From the hangings and transportations
He claims that her view of the snares is ahistorical, visceral and feminine, the culmination of her disgust at England's grubby coastal and psychic edges:
You saw blunt fingers, blood in the cuticles . . .
You saw baby-eyed
Hence her poem; and hence his.
Hughes's 'The Rabbit Catcher' is full of backshadowing; the woman's fury precedes any knowledge of the snares, and the male speaker predicts an end which only seems inevitable from the vantage-point of the present: he remembers thinking that she will do something crazy, and he speculates that the thing the woman saw caught in the snares might have been her doomed self, her tortured, crying and suffocating self. In the concluding lines the speaker turns around the image of the murderous disc or circle from Plath's poem. Instead of the blunt fingers around a white mug the speaker describes how her verse encircled the incident with terrible, hypersensitive fingers and felt it alive. In an even more ironic reversal, it is she who is responsible for the death of a living creature:
The poems, like smoking entrails, Came soft into your hands.
The implication is that the woman was so keen to see some meaning in the countryside snares, like a soothsayer looking into 'smoking entrails' for a sign, that she killed the creature — or the moment, or the relationship itself — to search it out. Hughes's poem cleverly, and vengefully, turns around Plath's meaning and accuses the female figure in the poem of being the true rabbit catcher. In this sense his poem is actually about biographical readings of Plath's work, despite the incomprehension at her poetic method expressed in the letter Malcolm quotes. Hughes's 'The Rabbit Catcher' presents the reader with the story of how a nightmarish family outing became the kernel of a poem about something rather different — gender difference, sexual trouble, and, as Jon Rosenblatt puts it, 'the ironic interplay of birth and death' (Rosenblatt, 1979, p. 44). Thus Hughes's poem is not so much a response to or refutation of Plath's 'The Rabbit Catcher', but a poem about the earlier one. It makes Plath's 'The Rabbit Catcher' into both a signifier and a signified.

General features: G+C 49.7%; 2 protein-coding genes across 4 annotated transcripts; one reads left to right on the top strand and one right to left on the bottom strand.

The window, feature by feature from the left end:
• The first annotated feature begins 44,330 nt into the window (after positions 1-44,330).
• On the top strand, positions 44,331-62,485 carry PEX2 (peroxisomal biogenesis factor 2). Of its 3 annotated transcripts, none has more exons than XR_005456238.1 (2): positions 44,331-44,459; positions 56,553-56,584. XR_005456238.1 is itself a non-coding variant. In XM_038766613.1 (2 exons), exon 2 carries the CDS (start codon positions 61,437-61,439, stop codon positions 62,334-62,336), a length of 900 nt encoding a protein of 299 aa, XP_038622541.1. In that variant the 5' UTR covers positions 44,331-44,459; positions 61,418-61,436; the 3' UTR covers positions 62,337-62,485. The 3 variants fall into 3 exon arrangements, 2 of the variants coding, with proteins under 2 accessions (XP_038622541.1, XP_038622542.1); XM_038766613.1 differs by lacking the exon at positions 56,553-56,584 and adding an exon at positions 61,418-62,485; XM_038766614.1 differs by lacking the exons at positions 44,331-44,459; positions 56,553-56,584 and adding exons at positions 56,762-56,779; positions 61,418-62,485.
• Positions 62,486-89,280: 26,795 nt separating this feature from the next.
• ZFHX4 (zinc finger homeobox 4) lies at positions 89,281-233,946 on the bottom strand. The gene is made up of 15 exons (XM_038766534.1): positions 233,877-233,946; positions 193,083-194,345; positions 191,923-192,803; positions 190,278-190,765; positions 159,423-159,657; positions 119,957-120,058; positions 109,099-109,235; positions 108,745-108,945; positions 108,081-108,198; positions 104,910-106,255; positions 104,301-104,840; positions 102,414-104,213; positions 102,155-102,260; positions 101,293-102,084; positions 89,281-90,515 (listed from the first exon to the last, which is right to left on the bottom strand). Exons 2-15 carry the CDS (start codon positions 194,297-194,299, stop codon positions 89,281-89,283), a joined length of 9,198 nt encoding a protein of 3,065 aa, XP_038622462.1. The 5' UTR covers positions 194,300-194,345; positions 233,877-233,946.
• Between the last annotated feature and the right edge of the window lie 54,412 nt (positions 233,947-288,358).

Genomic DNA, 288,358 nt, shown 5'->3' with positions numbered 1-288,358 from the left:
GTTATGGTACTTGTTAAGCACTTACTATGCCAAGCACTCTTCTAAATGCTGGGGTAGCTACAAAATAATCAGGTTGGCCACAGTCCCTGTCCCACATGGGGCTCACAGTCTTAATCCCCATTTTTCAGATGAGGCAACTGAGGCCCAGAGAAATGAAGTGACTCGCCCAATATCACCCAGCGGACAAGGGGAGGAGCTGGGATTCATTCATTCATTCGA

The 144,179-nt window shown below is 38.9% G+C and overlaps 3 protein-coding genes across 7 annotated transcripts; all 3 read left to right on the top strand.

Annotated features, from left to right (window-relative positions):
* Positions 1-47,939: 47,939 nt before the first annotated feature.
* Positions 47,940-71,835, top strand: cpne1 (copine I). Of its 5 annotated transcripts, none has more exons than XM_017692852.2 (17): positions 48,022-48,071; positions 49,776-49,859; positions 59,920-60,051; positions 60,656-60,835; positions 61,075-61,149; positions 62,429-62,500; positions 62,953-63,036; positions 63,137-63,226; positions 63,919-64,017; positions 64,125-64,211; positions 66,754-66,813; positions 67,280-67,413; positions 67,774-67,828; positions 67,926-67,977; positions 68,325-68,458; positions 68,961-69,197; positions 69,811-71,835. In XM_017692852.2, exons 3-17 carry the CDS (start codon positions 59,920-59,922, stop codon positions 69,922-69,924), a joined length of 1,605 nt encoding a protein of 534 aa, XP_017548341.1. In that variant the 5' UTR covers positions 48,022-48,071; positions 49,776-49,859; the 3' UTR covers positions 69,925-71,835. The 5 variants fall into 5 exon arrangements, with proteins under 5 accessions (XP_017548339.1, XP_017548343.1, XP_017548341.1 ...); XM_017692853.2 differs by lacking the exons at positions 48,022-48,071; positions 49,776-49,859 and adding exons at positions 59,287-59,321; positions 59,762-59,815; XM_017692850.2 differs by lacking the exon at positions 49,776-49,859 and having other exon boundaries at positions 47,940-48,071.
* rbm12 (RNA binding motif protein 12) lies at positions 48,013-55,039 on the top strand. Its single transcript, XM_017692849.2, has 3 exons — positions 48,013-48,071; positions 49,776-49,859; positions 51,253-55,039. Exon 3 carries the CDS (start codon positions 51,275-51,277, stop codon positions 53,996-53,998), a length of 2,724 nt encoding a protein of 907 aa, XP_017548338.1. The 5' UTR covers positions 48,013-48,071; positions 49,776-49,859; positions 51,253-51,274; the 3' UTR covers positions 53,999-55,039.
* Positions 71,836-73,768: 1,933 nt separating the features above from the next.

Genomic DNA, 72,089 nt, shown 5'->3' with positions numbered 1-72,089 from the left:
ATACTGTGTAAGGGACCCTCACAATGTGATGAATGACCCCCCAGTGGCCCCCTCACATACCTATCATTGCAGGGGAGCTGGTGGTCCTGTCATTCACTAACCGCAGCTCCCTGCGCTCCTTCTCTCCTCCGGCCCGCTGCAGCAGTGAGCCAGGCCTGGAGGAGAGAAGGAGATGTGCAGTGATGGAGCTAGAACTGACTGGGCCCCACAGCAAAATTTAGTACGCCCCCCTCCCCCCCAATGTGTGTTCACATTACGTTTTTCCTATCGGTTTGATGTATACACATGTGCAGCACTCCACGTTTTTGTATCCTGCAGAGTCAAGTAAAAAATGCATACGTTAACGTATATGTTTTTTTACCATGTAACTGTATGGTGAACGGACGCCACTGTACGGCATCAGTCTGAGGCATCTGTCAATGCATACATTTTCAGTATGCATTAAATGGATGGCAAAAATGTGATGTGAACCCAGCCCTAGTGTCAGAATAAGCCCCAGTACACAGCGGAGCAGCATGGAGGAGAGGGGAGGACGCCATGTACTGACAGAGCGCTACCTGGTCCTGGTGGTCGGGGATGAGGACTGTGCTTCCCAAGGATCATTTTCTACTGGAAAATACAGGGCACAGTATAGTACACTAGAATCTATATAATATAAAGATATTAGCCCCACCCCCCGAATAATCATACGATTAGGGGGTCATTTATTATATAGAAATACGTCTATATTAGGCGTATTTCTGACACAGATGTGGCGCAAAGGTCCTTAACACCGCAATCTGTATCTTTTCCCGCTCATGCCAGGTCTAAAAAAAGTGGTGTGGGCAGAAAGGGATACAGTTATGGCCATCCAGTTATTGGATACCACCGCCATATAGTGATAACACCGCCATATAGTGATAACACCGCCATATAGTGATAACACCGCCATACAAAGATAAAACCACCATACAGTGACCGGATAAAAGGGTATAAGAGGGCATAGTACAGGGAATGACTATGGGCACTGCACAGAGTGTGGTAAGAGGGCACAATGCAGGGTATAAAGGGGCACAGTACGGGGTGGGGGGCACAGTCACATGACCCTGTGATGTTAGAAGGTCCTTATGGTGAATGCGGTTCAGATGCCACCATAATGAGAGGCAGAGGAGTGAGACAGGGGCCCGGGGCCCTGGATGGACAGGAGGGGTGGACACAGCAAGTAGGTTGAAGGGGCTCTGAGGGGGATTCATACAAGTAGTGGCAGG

Plath toyed with various different titles for the collection she finally named Ariel, including Daddy and The Rival. It is clear what a difference such titles would have made to our reading of this work: one emphasizes the shadow of patriarchy, the other the split, sometimes internally warring, feminine subject. Ariel's title poem is about riding a horse, although, as in 'The Rabbit Catcher', the animal is not identified within the poem. The rider invokes deathly, self-transcending motifs: the landscape, like life itself, shoots past in a blur of image and sensation. Yet the 'unpeeling' of the self, its shedding 'Dead hands' and 'child's cry' alike, does not have a negative con clusion. Like the dew, the speaking subject may melt away in the glare of the sun, but is united with something of great power, creativity and rebirth: 'the red / Eye, the cauldron of morning'. The spiky, uncomfortable images of 'Lady Lazarus' reappear in a more accepting form here. Such a view of this poem might be extended to Ariel as a whole, particularly if we avoid the lure of a death-oriented biographical reading.
Thanks to Helen Blakeman for help with the bibliography.